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White Paper: The Problem with Judges in Guardianship

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Families with captives in involuntary guardianships are often shocked by the behavior of administrative probate judges in contested involuntary guardianships. There is often speculation that these judges are somehow corrupt or crooked.

Victims tend not to be able to precisely characterize the inscrutable actions of probate judges which seem to universally favor the opinions of strangers over the concerns of family- a dogma which seems so reprehensible and suspect.

As it turns out corruption may be an inappropriate tool or term to describe what happens in probate guardianship. A better term would be legal malfeasance or judicial misconduct.

Judicial malfeasance

Malfeasance is the doing of an act which an officer/judge had no legal right to do at all and that when an officer/judge, through ignorance, inattention, or malice, does that which they have no legal right to do at all, or acts without any authority whatsoever, or exceeds, ignores, or abuses their powers, they are guilty of malfeasance.

Caveats:

  • First, malfeasance in office requires an affirmative act or omission, like ignoring statutes or probate rules or advance directives
  • Second, the act must have been done in an official capacity—under the color of office.
  • Finally, that that act somehow interferes with the performance of official duties and justice.

Misconduct

Pursuant to title 28, chapter 16 of the United States CodeJUDICIAL MISCONDUCT is defined as

“…. conduct prejudicial to the effective and expeditious administration of the business of the courts, or (an inability) to discharge all the duties of office by reason of mental or physical disability.”

Furthermore

“(A) judge’s conduct must be free from impropriety and the appearance of impropriety and that both his official and personal behavior be in accordance with the highest standard society can expect. The standard of conduct is higher than expected of lay people and also higher than that expected of attorneys. The ultimate standard must be conduct which constantly reaffirms fitness for the high responsibilities of judicial office, and judges must so comport themselves as to dignify the administration of justice and deserve the confidence and respect of the public.”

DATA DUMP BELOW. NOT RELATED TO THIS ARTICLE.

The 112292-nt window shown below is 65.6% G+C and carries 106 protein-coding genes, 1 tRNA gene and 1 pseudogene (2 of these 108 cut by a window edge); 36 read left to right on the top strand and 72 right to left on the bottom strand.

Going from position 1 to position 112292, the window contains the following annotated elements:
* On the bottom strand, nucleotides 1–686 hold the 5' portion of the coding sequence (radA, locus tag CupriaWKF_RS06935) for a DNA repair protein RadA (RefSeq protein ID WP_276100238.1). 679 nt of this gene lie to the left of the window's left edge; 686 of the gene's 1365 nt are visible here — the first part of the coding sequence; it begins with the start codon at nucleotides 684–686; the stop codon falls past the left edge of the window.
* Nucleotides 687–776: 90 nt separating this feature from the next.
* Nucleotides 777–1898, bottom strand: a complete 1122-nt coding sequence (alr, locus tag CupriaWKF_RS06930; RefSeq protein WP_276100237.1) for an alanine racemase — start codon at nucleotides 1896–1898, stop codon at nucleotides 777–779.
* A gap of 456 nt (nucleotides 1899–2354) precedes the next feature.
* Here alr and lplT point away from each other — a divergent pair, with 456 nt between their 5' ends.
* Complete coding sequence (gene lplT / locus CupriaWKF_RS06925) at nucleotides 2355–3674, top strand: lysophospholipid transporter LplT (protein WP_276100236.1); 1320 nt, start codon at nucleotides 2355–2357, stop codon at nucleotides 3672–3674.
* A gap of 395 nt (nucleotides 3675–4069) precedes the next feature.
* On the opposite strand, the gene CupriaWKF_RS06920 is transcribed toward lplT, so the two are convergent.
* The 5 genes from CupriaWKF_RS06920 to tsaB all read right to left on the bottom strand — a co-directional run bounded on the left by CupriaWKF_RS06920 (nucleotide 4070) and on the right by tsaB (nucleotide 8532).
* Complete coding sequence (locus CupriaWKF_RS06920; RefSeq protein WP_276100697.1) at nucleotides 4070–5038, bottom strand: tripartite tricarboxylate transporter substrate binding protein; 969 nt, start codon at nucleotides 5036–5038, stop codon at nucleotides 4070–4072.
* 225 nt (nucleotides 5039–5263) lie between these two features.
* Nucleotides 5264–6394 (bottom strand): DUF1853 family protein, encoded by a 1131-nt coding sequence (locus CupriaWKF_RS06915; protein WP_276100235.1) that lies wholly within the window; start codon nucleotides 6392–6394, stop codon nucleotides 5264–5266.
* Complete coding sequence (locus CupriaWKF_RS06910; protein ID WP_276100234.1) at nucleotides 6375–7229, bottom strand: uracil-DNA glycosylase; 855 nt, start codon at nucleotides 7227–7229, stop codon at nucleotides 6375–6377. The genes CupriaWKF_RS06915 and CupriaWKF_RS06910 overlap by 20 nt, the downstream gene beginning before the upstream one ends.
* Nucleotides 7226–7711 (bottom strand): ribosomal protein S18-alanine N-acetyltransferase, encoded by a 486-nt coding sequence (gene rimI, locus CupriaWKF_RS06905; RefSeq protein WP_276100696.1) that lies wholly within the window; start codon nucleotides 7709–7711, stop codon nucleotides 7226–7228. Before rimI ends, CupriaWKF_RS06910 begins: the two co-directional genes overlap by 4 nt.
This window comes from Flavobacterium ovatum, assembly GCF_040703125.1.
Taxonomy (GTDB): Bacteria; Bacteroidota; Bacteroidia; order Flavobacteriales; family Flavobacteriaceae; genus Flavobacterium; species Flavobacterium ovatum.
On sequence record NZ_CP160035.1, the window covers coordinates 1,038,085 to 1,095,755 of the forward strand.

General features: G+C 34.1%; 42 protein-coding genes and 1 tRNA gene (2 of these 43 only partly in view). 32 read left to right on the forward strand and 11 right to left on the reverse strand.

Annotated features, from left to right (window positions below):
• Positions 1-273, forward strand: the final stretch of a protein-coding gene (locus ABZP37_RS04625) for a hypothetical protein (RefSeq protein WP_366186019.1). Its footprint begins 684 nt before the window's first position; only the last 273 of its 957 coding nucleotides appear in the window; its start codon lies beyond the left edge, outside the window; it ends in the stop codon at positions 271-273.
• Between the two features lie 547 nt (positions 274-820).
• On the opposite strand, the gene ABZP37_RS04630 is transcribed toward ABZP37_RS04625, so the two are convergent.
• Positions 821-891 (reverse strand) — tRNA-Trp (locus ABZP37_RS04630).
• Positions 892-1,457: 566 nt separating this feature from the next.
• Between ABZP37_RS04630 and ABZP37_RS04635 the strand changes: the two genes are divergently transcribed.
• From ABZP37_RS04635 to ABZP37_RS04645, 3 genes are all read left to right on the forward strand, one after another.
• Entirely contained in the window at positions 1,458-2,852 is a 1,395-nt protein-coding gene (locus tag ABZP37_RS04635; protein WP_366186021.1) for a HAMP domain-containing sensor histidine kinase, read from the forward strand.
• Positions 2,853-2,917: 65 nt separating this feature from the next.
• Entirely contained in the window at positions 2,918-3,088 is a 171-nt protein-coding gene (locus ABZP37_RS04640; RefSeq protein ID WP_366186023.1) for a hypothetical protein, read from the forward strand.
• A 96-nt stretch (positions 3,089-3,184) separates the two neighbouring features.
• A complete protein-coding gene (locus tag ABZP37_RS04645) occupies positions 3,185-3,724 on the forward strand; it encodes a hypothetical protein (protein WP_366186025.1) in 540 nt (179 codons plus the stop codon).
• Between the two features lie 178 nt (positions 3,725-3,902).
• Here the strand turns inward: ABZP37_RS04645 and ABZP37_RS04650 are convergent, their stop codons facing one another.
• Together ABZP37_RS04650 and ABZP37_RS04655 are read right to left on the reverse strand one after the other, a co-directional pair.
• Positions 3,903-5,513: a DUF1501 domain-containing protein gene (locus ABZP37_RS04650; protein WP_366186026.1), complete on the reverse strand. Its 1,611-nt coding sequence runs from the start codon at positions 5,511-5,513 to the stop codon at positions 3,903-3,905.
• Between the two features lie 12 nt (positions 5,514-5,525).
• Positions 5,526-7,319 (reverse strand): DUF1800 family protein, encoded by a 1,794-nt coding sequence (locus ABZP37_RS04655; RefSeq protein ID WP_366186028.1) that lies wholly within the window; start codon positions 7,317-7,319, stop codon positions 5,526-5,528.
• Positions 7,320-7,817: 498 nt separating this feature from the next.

Examples of specific instances of judicial misconduct include:

  • The use of a harsh and angry tone and demeanor,
  • Excessive arrogance,
  • Lack of impartiality,
  • Incompetence,
  • Off-the-record, private communication with a litigant about a pending case,
  • Conflict of interest,
  • An inappropriate slur,
  • Misuse of prestige of office,
  • Receiving a bribe or gift from a litigant,
  • Making it public comment on a pending case or which shows prejudgment
  • Failure to recuse oneself in an appropriate case, and
  • Administrative mismanagement such as a failure to render a judgment in a reasonable amount of time.

Once framed in this perspective, and once clearly defined it is not necessary or even advisable to accuse judges of corruption. Such charges inevitably bring horrible retaliation. However a legitimate charge of judicial malfeasance or misconduct today will satisfy the needs of victims for some kind of rational explanation for the irrational decisions they see in probate court.

How many times have we seen cases in which probate judges who answer to no authority whatsoever exceed, ignore, or abuse their power?

How many times have we seen probate judges simply ignore advance directives? How many complaints have we had about judges using an angry tone and demeanor, being excessively arrogant, lacking impartiality, displaying prejudgment, and receiving campaign donations or other gratuities from litigants, or having improper relationships with litigants in their court which create undeniable conflicts of interests (like being married to a litigant)?

Many of us have made the effort and taken the time to complain to our state’s Judicial Qualifications Commission (or your state’s equivalent) about the actions of judges in guardianship cases? It is well-known in Florida, where AAAPG is headquartered, that the JQC essentially never chastises judges no matter how egregious their behavior. Part of the reason for that may be that we are accusing them of the wrong thing. It may be reasonable to characterize further complaints to this statutorily created and totally independent commission in terms of malfeasance and judicial misconduct rather than corruption or other equally vague terms.

In Florida, one can extend the logic even further to include the reality that chief judges in state judicial districts in Florida are held responsible for the actions of the judges in their district as a result of the Fiat issued by the chief justices Supreme Court in early 2015.

In Florida, it is a rational extension of the logic being presented here that the chief justices of each district in which probate judges commit malfeasance are directly responsible by extension for that malfeasance and misconduct and their failure to address it.

Florida state representative Passidomo said it well when she stated in hearings that where guardianship is concerned there is no complaint department. Legislation being advanced in Florida in 2016 will assuage that deficiency somewhat. However it is important for all victims to recognize that crystallizing the nature of their complaint against probate judges and presenting our cases with specificity and efficiency will at the least lead to a greater public understanding of our complaints if not remedial action by the legal system.

Sam J. Sugar MD
August 16, 2015

To download a PDF copy of this white paper, please click here.